However diverse around the world, a majority of musical practice involves tools and instruments. As such, breakthroughs and paradigm shifts in technology–the craft of creating and developing these tools–can greatly influence innovation in music. An example of this is the commodification of electronic equipment for musical purposes in the form of recording studios in the 1950s, allowing for artistic experimentation and enabling new ways to produce music.
Usage of novel technology in music practice is often a complex process that initially requires specialists to take care of the technical aspects. In the case of early recording studio technology, an example of this is the collaboration between engineer Pierre Schaeffer and musician Pierre Henry, who in the ’50s collaborated closely to find a new musical usage of the technology, thus inventing the sampler, among other innovations.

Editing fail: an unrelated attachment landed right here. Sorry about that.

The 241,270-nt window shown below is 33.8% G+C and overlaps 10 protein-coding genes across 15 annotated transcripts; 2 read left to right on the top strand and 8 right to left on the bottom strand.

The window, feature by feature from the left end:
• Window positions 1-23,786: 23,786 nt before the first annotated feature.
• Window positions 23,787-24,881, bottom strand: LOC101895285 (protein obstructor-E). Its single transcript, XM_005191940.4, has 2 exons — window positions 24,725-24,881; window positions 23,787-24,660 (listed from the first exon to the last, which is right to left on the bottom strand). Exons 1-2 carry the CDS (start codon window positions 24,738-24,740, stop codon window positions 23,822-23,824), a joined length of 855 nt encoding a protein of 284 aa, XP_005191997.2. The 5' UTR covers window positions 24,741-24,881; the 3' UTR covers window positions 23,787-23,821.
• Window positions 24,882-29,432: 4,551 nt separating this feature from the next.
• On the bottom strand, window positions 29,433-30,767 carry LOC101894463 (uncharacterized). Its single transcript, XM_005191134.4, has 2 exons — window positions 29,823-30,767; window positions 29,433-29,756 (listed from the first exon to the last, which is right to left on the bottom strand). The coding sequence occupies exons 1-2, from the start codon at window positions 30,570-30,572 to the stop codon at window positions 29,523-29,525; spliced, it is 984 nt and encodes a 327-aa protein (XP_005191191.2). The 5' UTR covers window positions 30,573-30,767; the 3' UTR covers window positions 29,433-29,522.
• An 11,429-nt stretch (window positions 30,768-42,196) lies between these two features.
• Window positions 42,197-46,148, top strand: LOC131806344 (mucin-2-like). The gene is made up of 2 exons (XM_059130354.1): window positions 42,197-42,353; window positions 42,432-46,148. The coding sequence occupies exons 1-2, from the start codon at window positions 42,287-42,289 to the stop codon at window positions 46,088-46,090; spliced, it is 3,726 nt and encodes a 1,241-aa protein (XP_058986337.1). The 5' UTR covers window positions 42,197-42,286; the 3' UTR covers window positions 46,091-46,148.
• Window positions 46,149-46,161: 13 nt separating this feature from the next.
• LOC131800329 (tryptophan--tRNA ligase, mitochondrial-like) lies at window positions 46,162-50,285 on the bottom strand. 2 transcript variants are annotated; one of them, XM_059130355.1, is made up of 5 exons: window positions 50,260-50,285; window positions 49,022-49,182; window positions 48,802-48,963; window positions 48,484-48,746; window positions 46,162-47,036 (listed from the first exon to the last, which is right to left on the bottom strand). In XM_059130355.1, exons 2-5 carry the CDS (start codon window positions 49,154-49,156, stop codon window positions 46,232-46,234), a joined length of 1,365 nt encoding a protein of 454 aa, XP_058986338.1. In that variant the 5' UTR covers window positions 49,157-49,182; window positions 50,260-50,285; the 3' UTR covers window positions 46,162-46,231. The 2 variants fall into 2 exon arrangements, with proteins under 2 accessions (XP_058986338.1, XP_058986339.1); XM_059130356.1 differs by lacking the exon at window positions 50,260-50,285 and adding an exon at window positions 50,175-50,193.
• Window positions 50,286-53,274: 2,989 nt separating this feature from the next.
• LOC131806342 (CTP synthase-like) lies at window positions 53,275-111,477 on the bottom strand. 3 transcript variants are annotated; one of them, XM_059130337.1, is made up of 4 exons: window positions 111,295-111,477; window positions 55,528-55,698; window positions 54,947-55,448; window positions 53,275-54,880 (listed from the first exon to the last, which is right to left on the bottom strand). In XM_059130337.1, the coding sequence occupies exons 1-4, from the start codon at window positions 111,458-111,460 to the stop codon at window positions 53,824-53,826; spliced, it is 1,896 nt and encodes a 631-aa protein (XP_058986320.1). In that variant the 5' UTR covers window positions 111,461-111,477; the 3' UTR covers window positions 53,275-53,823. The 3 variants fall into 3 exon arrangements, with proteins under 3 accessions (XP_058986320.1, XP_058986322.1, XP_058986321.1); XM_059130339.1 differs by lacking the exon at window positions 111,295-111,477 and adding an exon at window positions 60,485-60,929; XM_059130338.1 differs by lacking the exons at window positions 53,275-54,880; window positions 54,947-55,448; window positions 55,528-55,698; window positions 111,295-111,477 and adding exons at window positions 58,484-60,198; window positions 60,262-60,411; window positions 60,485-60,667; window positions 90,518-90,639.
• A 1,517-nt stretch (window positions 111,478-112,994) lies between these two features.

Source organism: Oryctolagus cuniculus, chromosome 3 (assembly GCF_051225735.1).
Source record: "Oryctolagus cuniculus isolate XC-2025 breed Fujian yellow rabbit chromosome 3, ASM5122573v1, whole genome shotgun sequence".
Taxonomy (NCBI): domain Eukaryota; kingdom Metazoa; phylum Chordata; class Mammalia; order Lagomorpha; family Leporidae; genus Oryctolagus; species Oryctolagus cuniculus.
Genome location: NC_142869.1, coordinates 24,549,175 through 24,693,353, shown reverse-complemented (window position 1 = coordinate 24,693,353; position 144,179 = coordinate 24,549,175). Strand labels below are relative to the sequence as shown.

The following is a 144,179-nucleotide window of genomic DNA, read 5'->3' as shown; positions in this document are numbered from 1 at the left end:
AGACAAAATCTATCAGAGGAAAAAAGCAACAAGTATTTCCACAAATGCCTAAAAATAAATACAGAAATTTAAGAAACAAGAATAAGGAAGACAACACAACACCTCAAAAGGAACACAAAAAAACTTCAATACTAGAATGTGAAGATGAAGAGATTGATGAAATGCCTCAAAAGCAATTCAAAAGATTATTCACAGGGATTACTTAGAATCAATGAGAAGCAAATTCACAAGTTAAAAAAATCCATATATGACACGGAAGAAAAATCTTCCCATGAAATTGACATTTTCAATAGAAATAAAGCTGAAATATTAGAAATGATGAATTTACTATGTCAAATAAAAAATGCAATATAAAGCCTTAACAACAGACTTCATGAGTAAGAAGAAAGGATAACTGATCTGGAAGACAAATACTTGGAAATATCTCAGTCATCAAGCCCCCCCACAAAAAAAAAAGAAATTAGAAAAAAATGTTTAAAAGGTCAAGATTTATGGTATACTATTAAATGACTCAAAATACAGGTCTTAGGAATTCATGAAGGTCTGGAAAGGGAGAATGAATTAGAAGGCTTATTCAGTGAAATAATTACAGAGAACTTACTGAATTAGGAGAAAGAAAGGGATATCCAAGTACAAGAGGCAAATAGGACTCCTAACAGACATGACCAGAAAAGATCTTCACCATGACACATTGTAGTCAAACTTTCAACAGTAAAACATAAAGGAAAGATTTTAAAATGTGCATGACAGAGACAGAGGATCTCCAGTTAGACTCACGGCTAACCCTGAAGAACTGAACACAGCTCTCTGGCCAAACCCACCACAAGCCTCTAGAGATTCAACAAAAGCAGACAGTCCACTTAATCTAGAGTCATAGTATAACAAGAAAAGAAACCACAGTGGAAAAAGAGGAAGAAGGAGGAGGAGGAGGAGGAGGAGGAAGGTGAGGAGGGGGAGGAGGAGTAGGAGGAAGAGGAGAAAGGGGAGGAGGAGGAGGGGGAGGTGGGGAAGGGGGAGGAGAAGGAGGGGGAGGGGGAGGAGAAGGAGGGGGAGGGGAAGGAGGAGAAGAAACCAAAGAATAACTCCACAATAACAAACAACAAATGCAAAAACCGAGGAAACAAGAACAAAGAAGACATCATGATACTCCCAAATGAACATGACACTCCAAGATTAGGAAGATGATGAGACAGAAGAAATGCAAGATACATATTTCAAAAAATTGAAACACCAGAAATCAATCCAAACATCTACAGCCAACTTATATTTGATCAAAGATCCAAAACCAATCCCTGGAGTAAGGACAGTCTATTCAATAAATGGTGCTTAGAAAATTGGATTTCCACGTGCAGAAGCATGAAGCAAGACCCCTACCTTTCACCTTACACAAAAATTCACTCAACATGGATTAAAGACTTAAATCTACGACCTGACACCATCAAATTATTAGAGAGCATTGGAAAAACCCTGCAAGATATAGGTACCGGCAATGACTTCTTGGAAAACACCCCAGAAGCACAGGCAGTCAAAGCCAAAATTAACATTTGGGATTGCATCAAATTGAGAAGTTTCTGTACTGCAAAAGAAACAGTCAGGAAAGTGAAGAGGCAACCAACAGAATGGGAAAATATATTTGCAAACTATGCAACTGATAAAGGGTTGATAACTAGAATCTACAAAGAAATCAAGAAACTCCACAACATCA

More recently, advances in artificial intelligence (AI) and machine learning promise to be transformative for music practice. The prospect of machines mimicking complex human behavior and performing tasks that humans are not capable of triggers the imagination of different ways to produce music. AI-based technology as a driver for innovation in musical practice appears to be at the same stage as the recording studio was in the 1950s and 1960s: the technology exists, but making it available as a tool for music production requires specialists (AI engineers) operating the technology and assisting musicians in its usage.
As a musical research lab developing AI-based tools for innovation in music practice, we believe that musicians and engineers working in unison is vital to the innovation process. It helps to overcome the dual problems that, on the one hand, engineers may not be aware of what musicians look for artistically, and on the other hand that musicians may not be aware of the opportunities that the technology offers for novel music practices.